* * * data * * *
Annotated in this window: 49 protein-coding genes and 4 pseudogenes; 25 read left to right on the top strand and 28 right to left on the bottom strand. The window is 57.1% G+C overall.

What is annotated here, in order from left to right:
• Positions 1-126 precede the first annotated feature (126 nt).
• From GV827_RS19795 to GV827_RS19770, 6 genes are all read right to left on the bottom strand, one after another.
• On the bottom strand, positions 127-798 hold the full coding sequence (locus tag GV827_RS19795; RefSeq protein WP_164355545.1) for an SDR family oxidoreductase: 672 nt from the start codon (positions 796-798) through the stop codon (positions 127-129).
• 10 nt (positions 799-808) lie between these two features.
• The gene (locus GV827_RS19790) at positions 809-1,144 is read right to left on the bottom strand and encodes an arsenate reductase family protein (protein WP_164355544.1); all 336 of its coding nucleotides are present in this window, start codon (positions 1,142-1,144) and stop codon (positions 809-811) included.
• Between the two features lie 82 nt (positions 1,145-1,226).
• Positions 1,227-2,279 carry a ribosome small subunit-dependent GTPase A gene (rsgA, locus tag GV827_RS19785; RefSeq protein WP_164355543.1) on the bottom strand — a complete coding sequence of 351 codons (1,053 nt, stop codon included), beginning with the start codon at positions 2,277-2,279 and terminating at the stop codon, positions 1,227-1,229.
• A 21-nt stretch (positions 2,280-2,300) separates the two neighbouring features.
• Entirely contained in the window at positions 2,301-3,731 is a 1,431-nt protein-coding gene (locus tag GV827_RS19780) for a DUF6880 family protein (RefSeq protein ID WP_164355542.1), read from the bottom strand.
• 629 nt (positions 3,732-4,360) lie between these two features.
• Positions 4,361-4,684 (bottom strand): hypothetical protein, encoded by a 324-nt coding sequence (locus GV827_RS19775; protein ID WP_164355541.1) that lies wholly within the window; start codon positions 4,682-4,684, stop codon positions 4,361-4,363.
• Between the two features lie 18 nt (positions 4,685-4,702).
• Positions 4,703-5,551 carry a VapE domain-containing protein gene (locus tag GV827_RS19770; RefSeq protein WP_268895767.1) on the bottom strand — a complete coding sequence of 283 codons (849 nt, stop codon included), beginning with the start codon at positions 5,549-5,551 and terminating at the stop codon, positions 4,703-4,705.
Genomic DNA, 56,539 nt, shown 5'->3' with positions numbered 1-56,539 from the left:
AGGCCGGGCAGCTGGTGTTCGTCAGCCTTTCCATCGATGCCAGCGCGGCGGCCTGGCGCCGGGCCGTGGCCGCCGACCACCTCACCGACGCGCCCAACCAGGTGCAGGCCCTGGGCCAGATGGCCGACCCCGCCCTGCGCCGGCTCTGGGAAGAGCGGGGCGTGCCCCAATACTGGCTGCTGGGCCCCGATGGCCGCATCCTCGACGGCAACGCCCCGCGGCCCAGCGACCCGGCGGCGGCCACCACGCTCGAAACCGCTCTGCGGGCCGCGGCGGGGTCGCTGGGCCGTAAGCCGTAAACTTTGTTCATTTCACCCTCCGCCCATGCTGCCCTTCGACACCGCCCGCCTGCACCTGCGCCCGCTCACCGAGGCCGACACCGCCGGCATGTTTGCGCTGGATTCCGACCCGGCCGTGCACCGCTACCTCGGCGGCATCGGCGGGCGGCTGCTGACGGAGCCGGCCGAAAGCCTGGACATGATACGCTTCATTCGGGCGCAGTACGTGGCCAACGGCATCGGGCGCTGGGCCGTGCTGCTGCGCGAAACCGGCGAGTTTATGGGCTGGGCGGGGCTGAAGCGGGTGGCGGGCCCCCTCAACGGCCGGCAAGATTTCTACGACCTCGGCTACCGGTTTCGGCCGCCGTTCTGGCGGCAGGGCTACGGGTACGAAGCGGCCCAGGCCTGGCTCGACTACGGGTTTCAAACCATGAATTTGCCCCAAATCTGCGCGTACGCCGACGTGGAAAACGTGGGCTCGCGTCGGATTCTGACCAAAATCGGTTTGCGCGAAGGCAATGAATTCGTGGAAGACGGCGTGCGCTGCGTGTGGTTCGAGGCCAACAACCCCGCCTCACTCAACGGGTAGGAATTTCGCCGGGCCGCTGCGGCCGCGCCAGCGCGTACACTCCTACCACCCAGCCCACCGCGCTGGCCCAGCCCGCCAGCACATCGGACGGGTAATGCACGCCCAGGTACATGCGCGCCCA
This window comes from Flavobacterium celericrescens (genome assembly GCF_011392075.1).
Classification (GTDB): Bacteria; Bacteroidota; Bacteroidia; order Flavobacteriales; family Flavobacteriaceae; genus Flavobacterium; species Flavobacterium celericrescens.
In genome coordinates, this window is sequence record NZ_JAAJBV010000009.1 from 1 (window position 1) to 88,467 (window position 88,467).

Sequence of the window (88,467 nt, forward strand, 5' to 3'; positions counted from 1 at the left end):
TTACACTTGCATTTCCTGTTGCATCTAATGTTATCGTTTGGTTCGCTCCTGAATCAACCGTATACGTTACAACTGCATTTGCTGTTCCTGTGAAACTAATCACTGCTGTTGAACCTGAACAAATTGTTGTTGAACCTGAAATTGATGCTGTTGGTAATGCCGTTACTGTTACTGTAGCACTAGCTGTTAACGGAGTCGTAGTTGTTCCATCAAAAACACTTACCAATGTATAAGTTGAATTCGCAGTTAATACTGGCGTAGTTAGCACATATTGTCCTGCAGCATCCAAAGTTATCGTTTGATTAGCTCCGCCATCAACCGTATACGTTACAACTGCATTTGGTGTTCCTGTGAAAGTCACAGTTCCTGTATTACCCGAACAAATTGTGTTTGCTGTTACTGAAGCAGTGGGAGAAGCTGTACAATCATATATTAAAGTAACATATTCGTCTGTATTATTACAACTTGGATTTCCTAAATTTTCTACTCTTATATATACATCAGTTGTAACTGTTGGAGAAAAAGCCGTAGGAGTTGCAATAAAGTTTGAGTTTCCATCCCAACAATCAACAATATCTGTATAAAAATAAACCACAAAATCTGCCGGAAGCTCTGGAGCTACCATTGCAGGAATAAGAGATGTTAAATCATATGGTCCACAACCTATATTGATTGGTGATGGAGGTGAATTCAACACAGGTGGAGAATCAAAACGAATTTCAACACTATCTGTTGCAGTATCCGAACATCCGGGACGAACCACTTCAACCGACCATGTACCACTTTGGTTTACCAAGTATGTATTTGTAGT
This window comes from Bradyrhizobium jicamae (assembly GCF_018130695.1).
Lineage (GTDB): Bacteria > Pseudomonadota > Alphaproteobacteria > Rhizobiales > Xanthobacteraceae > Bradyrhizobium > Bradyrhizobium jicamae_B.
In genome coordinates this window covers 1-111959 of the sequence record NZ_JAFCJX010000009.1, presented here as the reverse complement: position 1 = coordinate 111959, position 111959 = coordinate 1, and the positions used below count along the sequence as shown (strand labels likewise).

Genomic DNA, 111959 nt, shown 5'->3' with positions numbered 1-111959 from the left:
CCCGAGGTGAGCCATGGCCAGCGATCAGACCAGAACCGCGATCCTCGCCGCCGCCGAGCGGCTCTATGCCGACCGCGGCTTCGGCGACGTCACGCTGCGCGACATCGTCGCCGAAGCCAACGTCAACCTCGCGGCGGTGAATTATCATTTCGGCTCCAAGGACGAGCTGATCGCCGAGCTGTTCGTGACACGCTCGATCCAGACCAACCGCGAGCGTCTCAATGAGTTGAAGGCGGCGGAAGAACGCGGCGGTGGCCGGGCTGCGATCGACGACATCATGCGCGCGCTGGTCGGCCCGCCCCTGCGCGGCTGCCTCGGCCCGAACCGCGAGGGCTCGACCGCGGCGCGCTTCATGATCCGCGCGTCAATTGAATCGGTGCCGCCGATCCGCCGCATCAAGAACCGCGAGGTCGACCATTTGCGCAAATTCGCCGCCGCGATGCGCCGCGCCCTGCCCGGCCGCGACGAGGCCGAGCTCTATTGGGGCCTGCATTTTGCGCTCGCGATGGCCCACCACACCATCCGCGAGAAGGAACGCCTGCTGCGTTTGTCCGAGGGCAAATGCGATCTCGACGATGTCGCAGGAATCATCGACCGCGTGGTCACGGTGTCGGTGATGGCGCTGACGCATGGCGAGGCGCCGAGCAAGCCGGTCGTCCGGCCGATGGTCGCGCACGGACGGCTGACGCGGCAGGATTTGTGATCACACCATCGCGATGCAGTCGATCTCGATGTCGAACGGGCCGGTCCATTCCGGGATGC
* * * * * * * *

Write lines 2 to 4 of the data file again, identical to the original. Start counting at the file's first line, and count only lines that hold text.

What is annotated here, in order from left to right:
• Positions 1-126 precede the first annotated feature (126 nt).
• From GV827_RS19795 to GV827_RS19770, 6 genes are all read right to left on the bottom strand, one after another.